Among airlines, Southwest has been famous for keeping its fares relatively low by using fuel hedging. Its accountants have kept the airline profitable by safeguarding itself against market volatility. It locked in low prices for a significant portion of its fuel needs, so when the price of oil jumped, the carrier was sitting pretty. The tactic meant the airline posted its 69th straight quarter of profit even in the throes of the summer gas-price crisis. Meanwhile, bungling airlines like United got in the hedging game near the peak of the market, and paid the price.

By the end of 2008, Southwest was paying a bit of a price, too, as the value of its original hedges declined and it had to come up with $247 million to pay for them. On balance, that's nothing compared to what it saved over the past few years -- $4 billion worth. But that's what happens when you gamble with hedging -- you take risks. And it looks like Southwest isn't interested in taking quite so many risks with its precious cash going forward.

The airline is easing up on the hedging game. Last summer, as much as 75% of its fuel was hedged. But between 2009 and 2013, only 10% of its fuel will be so. As long as fuel prices are spiking and plummeting, it's too tricky for an airline to anticipate the sweet spot when it comes to the ideal hedge price. The sweet spot keeps moving around.

Some industry observers think that the airline's reluctance to keep up with the practice means that we're in for dramatic volatility in fuel prices in 2009. Does Southwest know something we don't?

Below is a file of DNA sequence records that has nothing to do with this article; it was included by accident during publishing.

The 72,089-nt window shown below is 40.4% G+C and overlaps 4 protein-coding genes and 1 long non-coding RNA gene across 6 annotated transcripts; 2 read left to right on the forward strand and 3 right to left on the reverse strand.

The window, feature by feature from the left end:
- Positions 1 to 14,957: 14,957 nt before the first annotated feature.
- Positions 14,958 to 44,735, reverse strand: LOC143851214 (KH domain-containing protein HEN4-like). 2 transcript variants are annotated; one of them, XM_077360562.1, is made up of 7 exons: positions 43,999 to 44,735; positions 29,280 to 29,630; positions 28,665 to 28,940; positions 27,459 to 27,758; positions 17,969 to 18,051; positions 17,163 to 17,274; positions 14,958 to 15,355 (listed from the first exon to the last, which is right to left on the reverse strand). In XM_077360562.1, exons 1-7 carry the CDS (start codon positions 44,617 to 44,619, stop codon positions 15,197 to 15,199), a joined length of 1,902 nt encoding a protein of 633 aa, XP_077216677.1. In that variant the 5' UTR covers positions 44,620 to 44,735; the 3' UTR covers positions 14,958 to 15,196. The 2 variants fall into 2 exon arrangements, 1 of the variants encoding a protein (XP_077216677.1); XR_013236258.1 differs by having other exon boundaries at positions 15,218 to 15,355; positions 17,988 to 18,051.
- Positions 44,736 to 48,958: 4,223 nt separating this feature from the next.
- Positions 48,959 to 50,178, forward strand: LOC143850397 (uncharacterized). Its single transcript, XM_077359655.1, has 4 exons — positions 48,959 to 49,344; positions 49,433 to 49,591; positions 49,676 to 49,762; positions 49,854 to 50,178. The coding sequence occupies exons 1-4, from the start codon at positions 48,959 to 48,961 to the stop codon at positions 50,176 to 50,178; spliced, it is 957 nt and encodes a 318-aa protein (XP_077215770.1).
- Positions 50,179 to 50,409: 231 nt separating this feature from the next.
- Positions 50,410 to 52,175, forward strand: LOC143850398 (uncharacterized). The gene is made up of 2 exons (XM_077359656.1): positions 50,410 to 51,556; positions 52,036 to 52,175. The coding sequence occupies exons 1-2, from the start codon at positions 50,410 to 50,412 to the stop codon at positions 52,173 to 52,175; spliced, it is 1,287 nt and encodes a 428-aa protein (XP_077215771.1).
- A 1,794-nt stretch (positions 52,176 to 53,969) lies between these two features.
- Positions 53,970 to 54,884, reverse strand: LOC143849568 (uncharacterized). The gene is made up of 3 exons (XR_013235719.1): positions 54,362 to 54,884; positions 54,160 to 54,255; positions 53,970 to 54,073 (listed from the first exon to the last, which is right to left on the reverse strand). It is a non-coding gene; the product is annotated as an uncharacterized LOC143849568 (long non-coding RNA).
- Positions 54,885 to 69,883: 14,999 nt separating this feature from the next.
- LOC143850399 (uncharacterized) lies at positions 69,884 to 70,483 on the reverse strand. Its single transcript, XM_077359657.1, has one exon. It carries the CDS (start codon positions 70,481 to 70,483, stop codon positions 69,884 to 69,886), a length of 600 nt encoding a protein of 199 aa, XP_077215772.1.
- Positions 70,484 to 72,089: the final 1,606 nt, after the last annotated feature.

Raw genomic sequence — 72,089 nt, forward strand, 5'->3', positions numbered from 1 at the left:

Just because Southwest seems to be bailing on the tactic that set it apart from the others, at least for now, that doesn't necessarily mean the carrier is going to start cranking up the rates. The people who run it have proved themselves prudent, creative, and savvy, and they know that the cornerstone of their franchise is strong value. Let's not forget that almost all the other major carriers in America started nickeling and diming Americans in 2008, but Southwest still doesn't charge customers for its first checked bag, second checked bag, or for changing a flight. Or even for snacks.

Southwest understands its appeal and its customers, and as its past experience in hedging proves, it grasps the art of fluid financing better that any other airline flying. Business in an uncertain economy calls for creativity, and that's something that's always lifted Southwest higher. It's easy to have faith that it's likely to meet potential shortfalls through savvy bookkeeping, and not by tossing extra charges at customers.

As if to underscore that, Southwest coupled its hedging announcement with a fare sale. Seats are between $49 and $99 for one-way flights on Tuesdays and Wednesdays if they're booked by January 19. What was that about the cost of airfare these days?

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